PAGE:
August 18th, 2010

Nay Fellow Way?

CardioExchange welcomes this guest post, reprinted with permission, from Dr. Westby Fisher, an electrophysiologist practicing at NorthShore University HealthSystem, Evanston, IL and a Clinical Associate Professor of Medicine at University of Chicago’s Pritzker School of Medicine. This piece originally appeared on his blog, Dr. Wes.

It was to be a routine pacemaker.

The parties assembled. The room prepped. IV started. Chest scrubbed. Antibiotics given. His nervous eyes raised when he saw me before the procedure, relieved at the sight of at least one familiar face.

“Are you ready?” I asked.

“Yes,” he replied, “I think so.”

“Any last minute questions?”

“I don’t think so,” he said.

“Great! Then let’s get this over with…” I turned to the lab staff and signaled them to proceed.

“Oh, doc! I forgot. Can I speak with you a second? Ya know, privately?”

“Sure,” I said returning gurney-side. I drew the curtain.

He leaned forward and whispered: “Doc, no fellow, right?”

I stopped and contemplated the question, then acquiesced. “Would you mind if I use one as my scrub tech, but I’ll be the primary operator?” I asked.

“Yeah, that would be okay – as long as you’re the primary operator.”

* * *

This little exchange got me thinking: what would I want? Honestly, I’d probably want an attending physician working on me, too. After all, it makes sense, right? Get the most experienced hands and all.

But there are good reasons to have a fellow involved with your surgery, if the opportunity presents itself:

  • We need to keep training. None of us will be doctors forever, and now more than ever with tons of people entering the healthcare marketplace there is a need to have well-trained doctors in place to meet the need ahead. You can read all you want about how to do a procedure, but until you’ve done one yourself on a living, breathing individual, you have no concept of the complexities involved. Starting slow in a closely supervised, supportive setting makes for some very technically-savvy doctors of tomorrow.
  • They improve your surgical technique. The better I can teach someone to do what I do, it seems the easier it is for me to do it, too. Throughout our careers as doctors, we work hard to solidify our competency “brand” amongst our patients and peers. Particularly for specialists: screw up a case or two and your “brand” is quickly tarnished. This is especially important as we train fellows – none of us wants to tarnish our “brand” when trainees work with us either. Therefore, you better bet that bottom dollar we’ll be supervising those fellows closely.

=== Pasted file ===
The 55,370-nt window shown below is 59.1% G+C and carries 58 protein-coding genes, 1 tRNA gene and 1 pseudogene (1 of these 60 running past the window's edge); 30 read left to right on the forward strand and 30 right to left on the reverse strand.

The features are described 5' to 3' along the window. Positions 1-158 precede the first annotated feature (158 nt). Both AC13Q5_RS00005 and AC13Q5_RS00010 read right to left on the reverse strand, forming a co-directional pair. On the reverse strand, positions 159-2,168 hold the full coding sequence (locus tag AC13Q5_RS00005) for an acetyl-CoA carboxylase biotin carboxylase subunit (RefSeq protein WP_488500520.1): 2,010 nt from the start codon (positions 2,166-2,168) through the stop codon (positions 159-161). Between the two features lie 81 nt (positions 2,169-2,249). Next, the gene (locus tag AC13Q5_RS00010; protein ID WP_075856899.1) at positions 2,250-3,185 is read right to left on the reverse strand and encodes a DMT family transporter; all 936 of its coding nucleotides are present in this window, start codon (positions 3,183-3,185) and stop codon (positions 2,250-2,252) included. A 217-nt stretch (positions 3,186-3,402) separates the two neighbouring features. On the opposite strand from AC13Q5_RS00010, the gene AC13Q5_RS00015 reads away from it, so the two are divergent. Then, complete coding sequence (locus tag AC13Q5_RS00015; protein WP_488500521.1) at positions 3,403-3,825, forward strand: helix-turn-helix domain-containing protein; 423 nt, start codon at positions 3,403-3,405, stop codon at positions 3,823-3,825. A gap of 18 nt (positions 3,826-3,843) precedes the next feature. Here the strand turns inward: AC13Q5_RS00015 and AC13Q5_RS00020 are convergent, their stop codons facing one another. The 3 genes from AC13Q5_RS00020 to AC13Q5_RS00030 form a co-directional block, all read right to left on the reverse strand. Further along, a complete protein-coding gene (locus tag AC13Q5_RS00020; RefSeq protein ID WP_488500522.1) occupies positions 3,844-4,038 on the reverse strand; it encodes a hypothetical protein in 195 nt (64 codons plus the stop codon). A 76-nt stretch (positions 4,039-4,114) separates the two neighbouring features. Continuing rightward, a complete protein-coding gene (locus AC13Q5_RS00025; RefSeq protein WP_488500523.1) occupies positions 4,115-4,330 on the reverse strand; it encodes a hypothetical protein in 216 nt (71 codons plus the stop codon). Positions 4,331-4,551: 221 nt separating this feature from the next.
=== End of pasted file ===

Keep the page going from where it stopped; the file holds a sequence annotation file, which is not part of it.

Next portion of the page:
• Fellows keep you sharp. Oh sure, they often ask mundane questions, but occasionally they ask remarkably astute questions, too. When this happens, they make us think and as a result, we all get smarter.
  • They’re another set of eyes and hands. It never hurts to have another set of eyes contribute their interpretation to a tough case or an extra set of hands for that extra retractor. Ever.
  • They slow you down. There is no question that teaching someone else takes more time than doing a procedure yourself. This definitely has its downside. But time spent now might pay large dividends in the future when that same doctor has to work on you someday. Also, spending a bit more time can have its upsides — especially if you really don’t want to have dinner with your mother-in-law.
  • More often than not, fellows are extra-careful. By their very inexperience and their desire to excel in training, I have found most fellows I work with especially conscientious when they are dealing with patients and their procedures.

So the next time you have surgery and are introduced to a training fellow in medicine, consider letting a fellow help out on your procedure.

It might just be the best thing you ever did.

One Response to “Nay Fellow Way?”

  1. I find that having fellows is mostly positive. I learn from their questions, and it makes me keep up with the literature so that I can adequately answer their questions.

    There is no doubt, however, that it is nerve racking when the fellow is getting vascular access in a way that is different from mine, or when they are twirling catheters in the aorta or wires in the coronaries in a way that I would not.

    Often times the fellow has worked up the patient before they are entering the lab, and so the patient often recognizes the fellow when they enter the lab.

    When a patient requests that no trainee be present, I explain that cath is a two person procedure, and I need the extra hands. I also explain that the benefit of being in a teaching hospital is that there are many physicians reviewing your case repeatedly, which makes it more likely that information doesn’t fall through the cracks. In a procedure, the benefit is that the attending takes their time and doesn’t rush. Most times, the patient is satisfied with these explanations.

    I am also generous with my sedation, so that patients don’t hear or don’t remember, the teaching points of the conversation (don’t push that wire!).


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